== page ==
Ben Stein's Diary

Obama and the Bodysnatchers

Anyone see a leader last night?

By 1.26.11

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My pal, a frequent Spectator contributor and a super smart guy, Aram Bakshian, summed it up perfectly after Barack Obama's State of the Union address.

"Obama does not seem like a leader anymore," he said.

It is sadly true. This was painfully apparent in tonight's speech. It was as if the Bodysnatchers had gotten hold of Mr. Obama and put a sixth grader's brain in him. There were only a few glimpses of Obama the "intellectual" socialist on display tonight. Mostly, his speech sounded as if it could have been given by any 1958 Republican elementary school student. The problem is that this is not 1958 America.

This is a much changed America, and one that has put itself into a terribly confining box.

When Mr. Obama talks about reducing the deficit, it's almost comical. The changes he proposes are so minuscule in terms of their effect on the budget that it's as if he is saying he can throw a rock to the moon. This country's deficit is spectacularly beyond his control. Only really painful surgery -- drastic, draconian cuts in Social Security and in Medicare, and wildly higher taxes on upper income people -- will come even close to fixing the problem.

The GOP has succeeded in making the tax part of these off limits, which makes certain the problem will get even worse. Mr. Obama did not come within a mile of telling the truth about it. He has been completely boxed in by the GOP, to an extent he would find deeply upsetting if he ever admitted it to himself.

When Mr. Obama says he's going to reform American education by setting higher standards, he is just baying at the moon. Most of the nation's public school pupils are not achieving at even close to the rates of the students in other advanced nations. The problem is intensely concentrated among the nonwhite students of this nation. If we cannot find a way to get these kids working, and working hard, to reach basic educational standards, we will face educational and job force catastrophe. For their sake and for the nation's sake, they have to be helped to help themselves. Unless they can be brought up to standards of other industrial nations, we will become a third world country. This remediation can be done and must be done.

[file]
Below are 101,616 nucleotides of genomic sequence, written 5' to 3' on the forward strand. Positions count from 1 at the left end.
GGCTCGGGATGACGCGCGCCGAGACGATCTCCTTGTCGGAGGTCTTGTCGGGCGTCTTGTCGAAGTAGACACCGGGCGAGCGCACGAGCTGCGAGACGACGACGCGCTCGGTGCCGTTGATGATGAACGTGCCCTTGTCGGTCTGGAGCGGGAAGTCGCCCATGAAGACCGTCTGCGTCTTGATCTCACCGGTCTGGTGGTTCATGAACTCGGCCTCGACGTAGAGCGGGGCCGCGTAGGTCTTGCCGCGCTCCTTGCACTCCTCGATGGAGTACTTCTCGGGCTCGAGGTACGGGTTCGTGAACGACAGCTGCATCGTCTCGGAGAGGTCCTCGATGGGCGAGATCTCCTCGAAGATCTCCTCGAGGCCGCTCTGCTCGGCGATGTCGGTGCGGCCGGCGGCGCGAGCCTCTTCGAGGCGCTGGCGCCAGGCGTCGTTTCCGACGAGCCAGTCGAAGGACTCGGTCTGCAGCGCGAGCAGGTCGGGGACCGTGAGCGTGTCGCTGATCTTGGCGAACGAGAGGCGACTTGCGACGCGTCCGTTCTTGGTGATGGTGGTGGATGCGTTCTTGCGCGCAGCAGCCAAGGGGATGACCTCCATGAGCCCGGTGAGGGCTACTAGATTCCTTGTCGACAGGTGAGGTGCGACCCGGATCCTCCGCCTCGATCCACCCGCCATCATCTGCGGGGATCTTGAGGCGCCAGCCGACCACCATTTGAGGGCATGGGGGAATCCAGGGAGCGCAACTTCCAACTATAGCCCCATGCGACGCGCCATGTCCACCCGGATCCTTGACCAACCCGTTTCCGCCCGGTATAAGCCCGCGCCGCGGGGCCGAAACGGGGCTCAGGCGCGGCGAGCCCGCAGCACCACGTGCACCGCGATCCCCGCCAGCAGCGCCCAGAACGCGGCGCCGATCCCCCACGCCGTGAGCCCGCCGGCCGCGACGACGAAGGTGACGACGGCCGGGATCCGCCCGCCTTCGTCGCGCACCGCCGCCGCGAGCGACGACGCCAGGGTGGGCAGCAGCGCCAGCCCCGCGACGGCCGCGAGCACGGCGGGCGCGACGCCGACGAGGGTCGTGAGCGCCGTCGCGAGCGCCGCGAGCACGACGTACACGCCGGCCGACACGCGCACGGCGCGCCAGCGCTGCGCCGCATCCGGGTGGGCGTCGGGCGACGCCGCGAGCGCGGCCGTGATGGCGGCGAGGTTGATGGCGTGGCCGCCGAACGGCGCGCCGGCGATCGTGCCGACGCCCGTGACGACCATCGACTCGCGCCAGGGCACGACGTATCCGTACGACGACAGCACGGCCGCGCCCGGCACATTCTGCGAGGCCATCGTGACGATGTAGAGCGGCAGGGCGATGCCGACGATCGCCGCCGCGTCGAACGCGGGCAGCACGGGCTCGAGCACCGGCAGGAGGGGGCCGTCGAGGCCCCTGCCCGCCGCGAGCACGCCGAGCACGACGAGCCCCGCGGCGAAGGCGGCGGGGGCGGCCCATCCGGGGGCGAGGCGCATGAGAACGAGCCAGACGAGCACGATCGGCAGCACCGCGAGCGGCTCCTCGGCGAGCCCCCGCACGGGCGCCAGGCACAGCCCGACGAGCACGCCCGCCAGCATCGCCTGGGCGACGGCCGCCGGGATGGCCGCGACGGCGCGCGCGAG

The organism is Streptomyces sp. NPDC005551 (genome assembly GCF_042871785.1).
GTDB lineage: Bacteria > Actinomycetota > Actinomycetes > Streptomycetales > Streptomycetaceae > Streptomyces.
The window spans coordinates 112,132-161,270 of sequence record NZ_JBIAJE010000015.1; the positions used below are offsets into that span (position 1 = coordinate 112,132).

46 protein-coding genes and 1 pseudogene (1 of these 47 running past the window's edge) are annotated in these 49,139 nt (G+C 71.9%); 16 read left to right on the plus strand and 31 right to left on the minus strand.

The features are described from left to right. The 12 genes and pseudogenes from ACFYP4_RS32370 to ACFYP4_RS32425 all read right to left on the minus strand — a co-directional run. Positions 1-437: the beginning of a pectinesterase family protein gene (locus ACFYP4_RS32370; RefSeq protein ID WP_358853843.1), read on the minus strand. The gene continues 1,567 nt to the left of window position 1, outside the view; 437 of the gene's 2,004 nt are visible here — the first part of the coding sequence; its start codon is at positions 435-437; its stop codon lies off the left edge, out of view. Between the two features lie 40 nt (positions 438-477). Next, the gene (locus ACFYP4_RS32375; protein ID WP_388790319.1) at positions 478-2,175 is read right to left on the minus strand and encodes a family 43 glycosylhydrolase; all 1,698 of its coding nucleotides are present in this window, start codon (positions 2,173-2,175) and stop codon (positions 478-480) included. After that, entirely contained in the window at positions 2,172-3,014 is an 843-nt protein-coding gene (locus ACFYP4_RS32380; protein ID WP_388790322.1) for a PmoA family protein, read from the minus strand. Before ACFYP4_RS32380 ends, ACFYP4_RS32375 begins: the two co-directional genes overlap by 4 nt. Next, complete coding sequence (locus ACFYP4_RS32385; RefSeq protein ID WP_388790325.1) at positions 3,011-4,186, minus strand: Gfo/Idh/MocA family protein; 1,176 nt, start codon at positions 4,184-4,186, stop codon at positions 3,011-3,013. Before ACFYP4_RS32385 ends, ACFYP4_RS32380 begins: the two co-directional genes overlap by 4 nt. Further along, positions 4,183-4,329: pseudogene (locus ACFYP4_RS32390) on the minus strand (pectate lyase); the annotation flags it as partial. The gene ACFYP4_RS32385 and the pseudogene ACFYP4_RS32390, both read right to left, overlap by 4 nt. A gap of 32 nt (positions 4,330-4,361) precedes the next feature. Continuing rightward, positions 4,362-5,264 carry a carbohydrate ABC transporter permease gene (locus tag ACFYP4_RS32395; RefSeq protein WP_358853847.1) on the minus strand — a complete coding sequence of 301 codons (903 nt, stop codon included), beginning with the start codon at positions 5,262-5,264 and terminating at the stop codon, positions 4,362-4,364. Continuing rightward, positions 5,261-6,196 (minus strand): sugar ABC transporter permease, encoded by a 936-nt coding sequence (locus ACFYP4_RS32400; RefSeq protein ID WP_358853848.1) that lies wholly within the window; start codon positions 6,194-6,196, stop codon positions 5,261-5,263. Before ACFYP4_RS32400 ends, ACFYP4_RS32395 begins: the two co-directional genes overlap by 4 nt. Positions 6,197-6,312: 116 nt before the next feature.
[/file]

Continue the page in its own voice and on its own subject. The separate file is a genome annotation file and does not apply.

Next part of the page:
There was not one word about this in Mr. Obama's speech. He kept talking about the Sputnik moment in 1957 when the USA made a major effort to improve its science education. I can remember those days very well. The crisis is that we do not have even remotely the same kind of student population we did in 1957. Not a word about that, either.

The crisis in non-white America will kill us if we don't get it fixed, and slogans and test score measures will not do it.

Truth to tell, I don't know what will fix the problem, but I know it can be done and we had better do it.

His bragging about Afghanistan rang a bit hollow, too. If progress is indeed being made in that sad country, the soldiers I talk to do not see it. Time for them to leave. There is just no reason for us to be there any longer.

His ridiculous words about the sanctions on Iran stopping them or slowing them down were almost sad. Israeli spycraft with software is doing something, but Iran is still a super catastrophe in the making.

There were two glimpses of the old Obama -- when he slammed "subsidies" for oil companies, which of course do not get any subsidies, but have business deductions the way every other business does, he sounded every bit like the envious skinny Harvard man he once was. When he railed against tax breaks that he considered identical to government spending, that was outright socialism. That concept implies that all the income in the nation belongs to the state, and that if we let working people keep any of it, that is the same as a government expenditure. The opposite is true. The income belongs to the people, and they allow government to have some of it. But, of course, the servant has become the master now.

One final note: in its lack of eloquence, its complete absence of high points, its elementary school pedagogy, its complete absence of any interesting or memorable phrases, it was possibly the lamest SOTU speech I have ever heard.

Once again, Aram Bakshian, a far smarter man than I am, said it well. Mr. Obama just does not seem like a leader anymore, and, I will add, certainly not like an orator. This was a disappointing evening.

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About the Author

Ben Stein is a writer, actor, economist, and lawyer living in Beverly Hills and Malibu. He writes "Ben Stein's Diary" for every issue of The American Spectator.